Monday, 18 February 2013

Sound from Vortices

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When I heard the sound in the video below for the first time, it took me immediately back to 1986. My friend Dave Lyon and I were at Point Mugu for the annual USAF air display. At one point an F14 had done a slow (ish) pass over us and that sound had followed it shortly after. Me and Dave didn't have a clue what created the noise. It's wake turbulence noise, formed by vortices produced by the aircraft. Vortices are also produced by explosions -

A 1.5 ft deep hole with 7 lbs of ammonium nitrate/aluminium dust at the bottom. Rolled up newspaper tube, full of the same mixture, sticks out the hole and is detonated using a rifle bullet. Video by "boomboom314159"

In the next video, the wake turbulence sound is audible as a whistling sound from 50 seconds in, most audible at 59 sec. However, I've included this vid because off the excellent visible transparent vortex trail from the flaps, at 37 sec onward. This effect is caused by the different refractive index of the adiabatically expanded air in the vortex. If it had been humid, the refraction would have been masked by the more commonly seen condensation trails.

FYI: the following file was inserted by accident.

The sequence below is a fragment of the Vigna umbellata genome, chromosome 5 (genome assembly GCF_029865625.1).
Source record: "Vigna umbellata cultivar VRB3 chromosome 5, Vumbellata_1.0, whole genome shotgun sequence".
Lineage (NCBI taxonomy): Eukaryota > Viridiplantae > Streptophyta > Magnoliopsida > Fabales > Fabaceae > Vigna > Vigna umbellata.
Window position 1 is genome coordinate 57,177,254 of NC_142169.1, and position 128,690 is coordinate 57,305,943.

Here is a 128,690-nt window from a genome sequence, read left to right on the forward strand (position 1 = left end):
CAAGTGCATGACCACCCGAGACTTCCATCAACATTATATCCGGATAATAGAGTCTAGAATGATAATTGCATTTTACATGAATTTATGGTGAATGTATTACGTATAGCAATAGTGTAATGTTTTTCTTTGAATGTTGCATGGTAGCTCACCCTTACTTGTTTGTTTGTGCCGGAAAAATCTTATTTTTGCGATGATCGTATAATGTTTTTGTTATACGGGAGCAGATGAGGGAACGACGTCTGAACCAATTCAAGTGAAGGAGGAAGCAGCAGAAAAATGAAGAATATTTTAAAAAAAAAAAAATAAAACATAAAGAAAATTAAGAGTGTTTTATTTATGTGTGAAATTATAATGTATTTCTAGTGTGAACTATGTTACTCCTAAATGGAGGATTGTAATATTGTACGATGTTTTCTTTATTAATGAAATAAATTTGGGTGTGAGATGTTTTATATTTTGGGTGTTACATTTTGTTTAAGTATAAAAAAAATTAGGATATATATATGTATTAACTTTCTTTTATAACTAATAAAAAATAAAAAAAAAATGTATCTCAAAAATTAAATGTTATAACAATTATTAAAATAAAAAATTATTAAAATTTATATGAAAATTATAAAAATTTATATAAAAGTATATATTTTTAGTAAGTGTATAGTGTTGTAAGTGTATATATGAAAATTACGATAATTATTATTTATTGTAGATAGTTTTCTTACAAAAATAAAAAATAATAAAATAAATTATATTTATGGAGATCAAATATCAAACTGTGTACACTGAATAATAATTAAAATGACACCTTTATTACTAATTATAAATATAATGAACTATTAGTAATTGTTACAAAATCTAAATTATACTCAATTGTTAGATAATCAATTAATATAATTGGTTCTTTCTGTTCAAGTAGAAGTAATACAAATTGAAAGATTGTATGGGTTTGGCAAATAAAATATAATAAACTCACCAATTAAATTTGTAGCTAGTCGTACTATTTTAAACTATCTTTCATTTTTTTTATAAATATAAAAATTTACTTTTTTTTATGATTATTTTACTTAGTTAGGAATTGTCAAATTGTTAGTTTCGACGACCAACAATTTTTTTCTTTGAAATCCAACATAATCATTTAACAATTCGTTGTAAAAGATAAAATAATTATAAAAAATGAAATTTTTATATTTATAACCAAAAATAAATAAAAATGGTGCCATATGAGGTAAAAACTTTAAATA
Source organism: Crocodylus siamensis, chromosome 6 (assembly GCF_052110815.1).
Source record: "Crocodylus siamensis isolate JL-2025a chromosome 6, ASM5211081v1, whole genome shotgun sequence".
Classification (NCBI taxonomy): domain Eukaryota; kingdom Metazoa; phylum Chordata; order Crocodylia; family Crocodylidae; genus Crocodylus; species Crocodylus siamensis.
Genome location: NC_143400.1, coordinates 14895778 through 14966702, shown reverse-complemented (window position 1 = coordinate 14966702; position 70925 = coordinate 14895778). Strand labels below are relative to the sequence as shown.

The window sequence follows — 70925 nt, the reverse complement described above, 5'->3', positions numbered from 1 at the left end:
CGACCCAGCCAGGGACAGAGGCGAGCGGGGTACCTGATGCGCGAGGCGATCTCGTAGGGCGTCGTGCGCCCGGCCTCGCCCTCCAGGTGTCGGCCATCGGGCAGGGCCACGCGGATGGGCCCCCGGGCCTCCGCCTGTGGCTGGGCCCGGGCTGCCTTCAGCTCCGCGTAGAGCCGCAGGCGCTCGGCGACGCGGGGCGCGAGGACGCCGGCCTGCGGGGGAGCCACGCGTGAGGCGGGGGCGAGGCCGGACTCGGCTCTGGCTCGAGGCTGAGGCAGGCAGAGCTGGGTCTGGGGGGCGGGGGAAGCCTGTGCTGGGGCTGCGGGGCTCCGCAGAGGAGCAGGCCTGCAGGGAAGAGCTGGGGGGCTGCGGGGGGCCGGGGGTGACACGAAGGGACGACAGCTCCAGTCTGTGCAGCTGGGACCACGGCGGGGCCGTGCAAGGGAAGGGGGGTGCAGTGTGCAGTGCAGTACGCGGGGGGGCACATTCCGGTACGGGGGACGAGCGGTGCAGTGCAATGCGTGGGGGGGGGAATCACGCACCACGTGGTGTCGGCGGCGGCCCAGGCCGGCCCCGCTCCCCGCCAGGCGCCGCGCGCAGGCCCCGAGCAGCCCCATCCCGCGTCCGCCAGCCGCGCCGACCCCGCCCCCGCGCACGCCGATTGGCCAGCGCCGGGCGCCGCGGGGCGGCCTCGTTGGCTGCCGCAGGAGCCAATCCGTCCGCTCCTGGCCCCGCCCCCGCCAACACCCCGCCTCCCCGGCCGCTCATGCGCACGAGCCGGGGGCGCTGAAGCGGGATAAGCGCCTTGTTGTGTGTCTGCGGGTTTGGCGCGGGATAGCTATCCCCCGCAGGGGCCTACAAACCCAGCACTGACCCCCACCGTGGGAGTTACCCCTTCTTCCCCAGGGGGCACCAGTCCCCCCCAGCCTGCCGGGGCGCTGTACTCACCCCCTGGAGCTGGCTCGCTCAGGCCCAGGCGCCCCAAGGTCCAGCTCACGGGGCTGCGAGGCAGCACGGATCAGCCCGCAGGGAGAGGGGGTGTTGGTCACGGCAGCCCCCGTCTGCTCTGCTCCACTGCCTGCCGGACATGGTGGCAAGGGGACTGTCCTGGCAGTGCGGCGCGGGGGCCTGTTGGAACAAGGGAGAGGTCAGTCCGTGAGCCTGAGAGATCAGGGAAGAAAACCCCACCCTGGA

Explosion of acetylene/air mixture in a vortex cannon

Wake turbulence sounds

Hail cannon

Hail Cannon 1901. 

Perhaps the creation of infrasonic vortex sounds?

So, how do vortices produce these strange sounds? You can find out by reading the following (good luck) -

Vortex sound with special reference to vortex rings: theory, computer simulations, and experiments by Tsutomu Kambe, link here

Theory of Vortex Sound, M.S. Howe, link here

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Unrelated to this post, below is an example of
eclectic science esoterica 

image by Dave Jarvis

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